Is government the essential ingredient for success in Silicon Valley and for startups elsewhere?

No, says Vivek Wadhwa, a former entrepreneuer in the Triangle who now is an academic research and teacher at Duke University and several other institutions.

“Diversity, cultural networks power innovation,” Wadhwa writes in the Washington Post where he is a technology columnist.

“I have friends in Washington D.C. who, to this day, believe that government has a role to play in Silicon Valley-style innovation. They are mistaken, as are countries, such as Japan, that have invested billions of dollars on science parks and top-down clusters. To stimulate innovation, they have to first understand what really makes the Valley tick,” he says.

Wadhwa cites two studies covering startups by Indian immigrants, including one he led at Duke in 2006, that shows they started seven percent of Valley startups between 1980-1988 and 15.5 percent between 1995-2006.

“This is astonishing considering that, according to the 2000 census, fewer than six percent of the Silicon Valley workforce were Indian born.”
The key to success?

“They did so by mastering the Valley’s rules of engagement,” Wadhwa says. “They formed mentoring networks and started helping each other.”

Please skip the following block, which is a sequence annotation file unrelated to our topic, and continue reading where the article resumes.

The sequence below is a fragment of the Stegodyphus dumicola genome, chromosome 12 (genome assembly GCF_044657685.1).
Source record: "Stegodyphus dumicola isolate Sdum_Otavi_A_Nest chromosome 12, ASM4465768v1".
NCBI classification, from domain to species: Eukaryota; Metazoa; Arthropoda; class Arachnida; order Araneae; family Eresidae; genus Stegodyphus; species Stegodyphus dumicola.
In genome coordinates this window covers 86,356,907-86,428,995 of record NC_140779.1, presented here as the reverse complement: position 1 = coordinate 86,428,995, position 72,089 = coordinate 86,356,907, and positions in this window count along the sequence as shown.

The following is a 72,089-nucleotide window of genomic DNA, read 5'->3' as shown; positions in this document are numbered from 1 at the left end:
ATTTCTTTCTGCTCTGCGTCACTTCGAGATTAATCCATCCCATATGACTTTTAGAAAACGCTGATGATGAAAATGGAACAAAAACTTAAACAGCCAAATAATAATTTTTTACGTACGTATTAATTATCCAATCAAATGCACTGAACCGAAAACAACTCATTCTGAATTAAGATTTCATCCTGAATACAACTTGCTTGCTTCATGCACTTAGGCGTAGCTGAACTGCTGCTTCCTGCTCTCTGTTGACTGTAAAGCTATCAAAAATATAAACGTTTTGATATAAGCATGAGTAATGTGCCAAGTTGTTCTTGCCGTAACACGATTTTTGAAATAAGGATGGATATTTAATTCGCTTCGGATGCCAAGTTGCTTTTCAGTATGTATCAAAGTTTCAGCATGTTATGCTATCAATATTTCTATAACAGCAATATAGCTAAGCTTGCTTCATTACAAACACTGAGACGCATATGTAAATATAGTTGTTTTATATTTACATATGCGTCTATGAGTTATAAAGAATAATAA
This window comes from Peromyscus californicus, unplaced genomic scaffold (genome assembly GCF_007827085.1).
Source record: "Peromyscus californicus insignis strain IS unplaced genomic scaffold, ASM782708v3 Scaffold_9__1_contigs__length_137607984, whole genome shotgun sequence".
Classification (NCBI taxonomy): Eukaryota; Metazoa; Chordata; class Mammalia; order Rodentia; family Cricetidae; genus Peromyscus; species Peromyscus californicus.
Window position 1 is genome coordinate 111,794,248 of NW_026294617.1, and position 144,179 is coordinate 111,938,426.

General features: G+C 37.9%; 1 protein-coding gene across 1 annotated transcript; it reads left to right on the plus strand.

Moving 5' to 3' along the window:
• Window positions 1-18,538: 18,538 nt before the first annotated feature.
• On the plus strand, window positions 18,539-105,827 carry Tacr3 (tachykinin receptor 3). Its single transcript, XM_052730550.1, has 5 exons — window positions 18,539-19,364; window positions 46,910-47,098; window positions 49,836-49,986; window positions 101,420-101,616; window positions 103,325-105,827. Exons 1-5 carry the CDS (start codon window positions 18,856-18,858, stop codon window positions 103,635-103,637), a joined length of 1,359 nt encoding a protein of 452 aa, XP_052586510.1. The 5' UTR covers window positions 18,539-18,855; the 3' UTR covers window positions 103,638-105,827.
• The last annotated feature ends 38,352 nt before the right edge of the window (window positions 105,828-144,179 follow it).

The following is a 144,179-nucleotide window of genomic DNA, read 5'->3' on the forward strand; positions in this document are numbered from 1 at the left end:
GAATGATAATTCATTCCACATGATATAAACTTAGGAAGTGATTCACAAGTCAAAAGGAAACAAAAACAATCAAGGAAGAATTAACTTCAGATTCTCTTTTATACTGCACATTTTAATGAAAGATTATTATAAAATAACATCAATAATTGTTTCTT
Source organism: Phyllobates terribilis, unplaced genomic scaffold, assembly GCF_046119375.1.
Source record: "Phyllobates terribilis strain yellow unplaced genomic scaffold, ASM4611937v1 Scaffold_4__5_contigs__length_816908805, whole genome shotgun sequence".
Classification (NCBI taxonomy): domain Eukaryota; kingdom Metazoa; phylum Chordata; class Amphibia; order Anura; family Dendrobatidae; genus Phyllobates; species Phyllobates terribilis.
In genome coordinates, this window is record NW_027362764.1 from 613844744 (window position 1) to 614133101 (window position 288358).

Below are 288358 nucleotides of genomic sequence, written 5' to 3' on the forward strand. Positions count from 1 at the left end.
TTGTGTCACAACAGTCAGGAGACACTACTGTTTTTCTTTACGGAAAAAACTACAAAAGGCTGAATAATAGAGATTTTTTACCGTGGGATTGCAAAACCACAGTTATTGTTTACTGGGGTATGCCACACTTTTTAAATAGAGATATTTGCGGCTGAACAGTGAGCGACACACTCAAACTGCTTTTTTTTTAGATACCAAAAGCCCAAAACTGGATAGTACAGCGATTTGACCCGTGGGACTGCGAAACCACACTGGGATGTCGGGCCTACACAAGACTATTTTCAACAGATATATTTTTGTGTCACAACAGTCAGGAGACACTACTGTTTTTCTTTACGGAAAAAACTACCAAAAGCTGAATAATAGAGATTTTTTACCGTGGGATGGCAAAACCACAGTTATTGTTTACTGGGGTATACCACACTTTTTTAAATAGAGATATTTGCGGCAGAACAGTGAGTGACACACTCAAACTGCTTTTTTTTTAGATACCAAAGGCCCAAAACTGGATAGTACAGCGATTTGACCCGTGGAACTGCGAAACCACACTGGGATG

He cited The Indus Entrepreneurs, which has a strong chapter in the Triangle, as a group that has helped immigrants launch and build companies.

Wadhwa also cited researcher Richard Florida’s work that found success in 50 metro areas is fueled by diversity.

Wadhwa’s conclusion:

“This means that the key to boosting entrepreneurship and innovation is to encourage diversity, mentor entrepreneurs and facilitate their networking,.” He says. “Science parks and industry subsidies can’t do this. This holds important lessons too for groups that are left out of tech entrepreneurship—such as women, African Americans, and Hispanics. They need to continue to form new networks and strengthen existing ones in order to uplift each other and address concerns unique to their communities. Government can’t make that happen either.”

Read Wadhwa’s column and find links to related research here.

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